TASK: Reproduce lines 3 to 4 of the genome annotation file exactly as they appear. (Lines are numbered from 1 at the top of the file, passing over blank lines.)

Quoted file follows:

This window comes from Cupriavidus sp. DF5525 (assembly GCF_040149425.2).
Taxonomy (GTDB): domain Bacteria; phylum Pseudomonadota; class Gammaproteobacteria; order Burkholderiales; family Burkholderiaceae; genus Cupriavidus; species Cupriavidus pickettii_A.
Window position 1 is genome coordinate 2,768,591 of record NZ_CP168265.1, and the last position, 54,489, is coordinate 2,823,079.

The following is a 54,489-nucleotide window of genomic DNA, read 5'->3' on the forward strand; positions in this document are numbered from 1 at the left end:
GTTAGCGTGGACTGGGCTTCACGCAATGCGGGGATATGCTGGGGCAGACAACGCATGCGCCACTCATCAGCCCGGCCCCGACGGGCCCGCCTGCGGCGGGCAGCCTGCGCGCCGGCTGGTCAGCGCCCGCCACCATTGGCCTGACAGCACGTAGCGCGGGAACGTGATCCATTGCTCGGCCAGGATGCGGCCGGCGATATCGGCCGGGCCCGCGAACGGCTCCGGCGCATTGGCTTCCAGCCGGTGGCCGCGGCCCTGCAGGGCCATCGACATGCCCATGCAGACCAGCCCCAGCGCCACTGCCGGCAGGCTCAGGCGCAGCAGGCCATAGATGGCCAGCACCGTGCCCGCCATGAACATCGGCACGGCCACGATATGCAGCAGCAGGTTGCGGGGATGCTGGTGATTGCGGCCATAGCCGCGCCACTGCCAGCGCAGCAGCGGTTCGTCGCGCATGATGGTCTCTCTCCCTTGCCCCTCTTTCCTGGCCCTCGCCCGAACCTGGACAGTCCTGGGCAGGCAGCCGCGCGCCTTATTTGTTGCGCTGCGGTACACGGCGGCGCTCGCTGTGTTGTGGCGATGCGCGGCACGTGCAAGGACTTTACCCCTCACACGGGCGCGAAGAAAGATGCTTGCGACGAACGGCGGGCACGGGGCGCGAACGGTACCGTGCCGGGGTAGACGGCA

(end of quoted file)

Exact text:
Window position 1 is genome coordinate 2,768,591 of record NZ_CP168265.1, and the last position, 54,489, is coordinate 2,823,079.

The following is a 54,489-nucleotide window of genomic DNA, read 5'->3' on the forward strand; positions in this document are numbered from 1 at the left end: